Javier, age 63, is one of his students. He manages his family’s farm business in Argentina. He’s enthusiastic and a great help on the boat.

Both speak good English and I’m improving my Spanish with their patience every day. I’m feeling fortunate to have a great crew.

5 May Sunday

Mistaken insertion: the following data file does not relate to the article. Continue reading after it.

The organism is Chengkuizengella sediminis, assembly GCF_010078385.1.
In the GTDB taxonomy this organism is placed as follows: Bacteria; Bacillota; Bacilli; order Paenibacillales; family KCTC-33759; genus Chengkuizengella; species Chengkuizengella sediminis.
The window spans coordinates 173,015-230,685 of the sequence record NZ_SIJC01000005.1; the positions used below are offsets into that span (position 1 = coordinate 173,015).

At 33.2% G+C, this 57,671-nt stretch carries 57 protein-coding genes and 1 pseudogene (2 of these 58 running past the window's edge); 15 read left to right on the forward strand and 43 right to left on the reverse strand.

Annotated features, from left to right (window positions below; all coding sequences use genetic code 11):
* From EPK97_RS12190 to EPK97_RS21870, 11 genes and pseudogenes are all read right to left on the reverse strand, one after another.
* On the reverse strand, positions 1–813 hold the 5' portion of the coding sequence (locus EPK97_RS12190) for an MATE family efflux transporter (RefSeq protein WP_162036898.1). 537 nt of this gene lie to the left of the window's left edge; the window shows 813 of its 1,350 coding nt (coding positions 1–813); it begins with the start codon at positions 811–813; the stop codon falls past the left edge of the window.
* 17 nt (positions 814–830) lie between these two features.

Motor sailing with main and screecher. At Chris Parker’s suggestion we altered our course to the southeast to stay on the southern edge of an approaching front expected Wednesday and a gale (low pressure system) coming on Saturday. Hope to resume northeast route to Azores after sat/sun. Received email from sv Flying Loon. They had a steering failure during the night and were unable to repair the frayed cable. They have turned back to Bermuda with their emergency manual tiller. Later in the afternoon received email from other boat that left at the same time as us, sv Salana. They are sailing to Azores but on a path much further north. They report losing their propeller so have no way to use their engine. They are continuing to sail towards the Azores but will need to be towed into the harbor at Horta. Mira had a great sailing day with wind astern and making 6.5 avg SOG and 150 miles in 24 hrs. Trouble always arrives in three’s so I’m wondering what equipment failure we will face… Oh yeah. Our SSB radio makes the aft electric winch turn when we are transmitting..! Also, it sets off an alarm on the Victron battery inverter/charger too. I turned off the power to the radios and will keep off until we can diagnose the problem. Finished dominoes tournament today. Diego kicked our butts!